East Hampton Airport Transition Set For May 19: VFR To Start


It would appear cooler heads are now negotiating the transition of East Hampton’s airport from a public to private prior permission required facility and the date has been pushed back a few months. The resort town’s board of supervisors have now set May 19 to go private and say the airport won’t have instrument procedures until later in the summer. “This timeline has been discussed at length with the FAA and the FAA has indicated that it does not foresee any obstacles with the new, private-use airport opening on May 19,” Supervisor Peter Van Scoyoc said in the statement. As we reported last week, a defiant Van Scoyoc vowed to continue with the plan to shutter the airport for four days at the end of February and reopen it under the city’s control.

The controversy erupted after the FAA reminded the board of all the federally funded equipment and services that would depart with its closure. It also said an airspace study might be required before any procedures could be restored. The agency has also softened its approach and “is committed to working collaboratively to complete this.” It told the supervisors it would have all its paperwork done by May 19, which is about when the summer party season in the posh resort community begins in earnest. The airport has long been a source of noise complaints but traffic, particularly helicopters, has increased in recent years. The local government takeover of the facility is an attempt to address those issues.

Russ Niles
Russ Niles is Editor-in-Chief of AVweb. He has been a pilot for 30 years and joined AVweb 22 years ago. He and his wife Marni live in southern British Columbia where they also operate a small winery.

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  1. Does “federally funded equipment and services” include asphalt? Screw the instrument approaches, who paid for building the runway and maintaining it for decades? Many airports in growing areas are having to deal with increasing noise complaints. Why are these rich Karens allowed to take over a US taxpayer-funded resource for their personal use?

    • I think you are correct, the Hamptons are in essence, stealing an airport. If they want it, they should bear the cost, the entire “fair market value” of the airport. Do they get to control the airspace too? To what altitude?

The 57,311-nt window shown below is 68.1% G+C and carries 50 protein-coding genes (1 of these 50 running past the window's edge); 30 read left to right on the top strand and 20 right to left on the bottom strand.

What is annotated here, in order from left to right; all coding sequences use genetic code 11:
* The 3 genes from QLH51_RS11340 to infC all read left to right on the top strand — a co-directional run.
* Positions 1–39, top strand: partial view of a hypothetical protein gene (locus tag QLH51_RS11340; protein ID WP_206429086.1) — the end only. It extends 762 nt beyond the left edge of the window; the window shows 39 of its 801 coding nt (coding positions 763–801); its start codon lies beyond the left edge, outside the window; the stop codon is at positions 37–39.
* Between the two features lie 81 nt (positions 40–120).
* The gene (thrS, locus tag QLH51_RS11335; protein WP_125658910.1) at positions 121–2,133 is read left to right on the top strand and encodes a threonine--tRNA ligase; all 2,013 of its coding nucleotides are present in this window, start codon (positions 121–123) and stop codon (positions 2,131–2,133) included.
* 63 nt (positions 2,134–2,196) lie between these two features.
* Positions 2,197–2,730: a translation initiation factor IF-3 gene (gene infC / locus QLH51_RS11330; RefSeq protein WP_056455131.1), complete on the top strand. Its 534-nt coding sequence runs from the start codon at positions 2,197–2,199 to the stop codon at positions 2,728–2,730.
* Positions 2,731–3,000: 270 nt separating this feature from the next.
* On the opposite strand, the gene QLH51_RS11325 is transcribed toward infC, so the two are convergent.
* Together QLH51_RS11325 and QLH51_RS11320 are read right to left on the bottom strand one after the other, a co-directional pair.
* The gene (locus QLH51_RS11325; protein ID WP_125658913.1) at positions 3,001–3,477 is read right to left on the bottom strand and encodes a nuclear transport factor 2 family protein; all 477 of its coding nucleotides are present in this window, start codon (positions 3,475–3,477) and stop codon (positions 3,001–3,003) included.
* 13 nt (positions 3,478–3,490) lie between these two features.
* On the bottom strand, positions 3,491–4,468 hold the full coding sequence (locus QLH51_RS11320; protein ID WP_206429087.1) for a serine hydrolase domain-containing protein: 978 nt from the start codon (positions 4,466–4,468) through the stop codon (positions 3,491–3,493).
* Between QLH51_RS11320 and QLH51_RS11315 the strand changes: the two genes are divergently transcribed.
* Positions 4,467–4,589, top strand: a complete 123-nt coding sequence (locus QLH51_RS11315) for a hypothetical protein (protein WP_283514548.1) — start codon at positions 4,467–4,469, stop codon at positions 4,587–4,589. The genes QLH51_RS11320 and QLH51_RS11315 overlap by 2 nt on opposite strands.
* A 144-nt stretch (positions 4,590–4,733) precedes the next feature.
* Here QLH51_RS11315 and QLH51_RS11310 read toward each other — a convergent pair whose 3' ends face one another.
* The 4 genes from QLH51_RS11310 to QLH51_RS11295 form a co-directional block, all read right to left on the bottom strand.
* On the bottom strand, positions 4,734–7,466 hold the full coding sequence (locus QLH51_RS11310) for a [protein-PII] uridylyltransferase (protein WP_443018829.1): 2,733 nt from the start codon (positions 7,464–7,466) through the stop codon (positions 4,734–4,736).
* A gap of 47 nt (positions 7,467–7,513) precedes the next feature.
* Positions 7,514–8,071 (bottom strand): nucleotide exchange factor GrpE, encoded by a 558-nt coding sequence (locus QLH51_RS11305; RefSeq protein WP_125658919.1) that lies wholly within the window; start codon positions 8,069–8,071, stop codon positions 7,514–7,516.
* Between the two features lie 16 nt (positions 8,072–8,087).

2. Can someone please explain to me, if locals can close a federal facility like this, why can’t a group of irate neighbors who live next to an interstate get together and close it because they don’t like the noise/dirt/traffic? It’s government infrastructure too. Will East Hampton township close Route 27 to all but locals next? If this can be done to airports, why not roads? The FEDERAL government should be stepping in on these airports and TAKE the land from the townships for PUBLIC DOMAIN when they try to undo the HARD WORK of our ancestors. It’s public infrastructure, built for the free use of ALL PEOPLE!

    • I think it’s only fair for the federal government to step in when federal government money (i.e. the peoples’ money) was used to build the airport as public infrastructure in the first place.

      • That is how the federal government tries to take control of towns, counties, cities and states. They take (or print) money from everyone then dole it out as they see fit. Trying to get control of everything.

    • It’s what they do.

      That said, East Hampton, over the decades, has accepted MILLIONS of Federal dollars to support the airport. When East Hampton ACCEPTED those Federal dollars, they KNEW that said money had strings (conditions) attached. If East Hampton want to change the rules, it has to do so in a LAWFUL manner (that they agreed to when they accepted all those MILLIONS of taxpayer dollars).

      Bottom line: Don’t cry East Hampton. You have LEGAL obligations you’re responsible to comply with. Hell, if I were still living on Long Island, I’d make as many VFR flights at 1000′ AGL over East Hampton that I could. Not a blessed thing East Hampton could do about it.

  3. Just view it from the standpoint of environmental credits. The Hamptons does not allow offshore wind turbines and balances it by reducing traffic at their airport.

  4. If it’s really helicopters that they plan to discriminate against, how do they actually do that? Set hour limits? Decibels? Number of operations per day?

  5. The town wants to get rid of helicopters but they’re the ones that are flying Vfr all the time.
    The number of flights that are going to come in to East Hampton under suboptimal weather conditions are few and far between compared to VFR operations. Who wants to go out there when the weather is bad anyway? The only thing that will make a difference is that the town will never sell any fuel which will make it difficult to a certain extent but KFOK will prosper.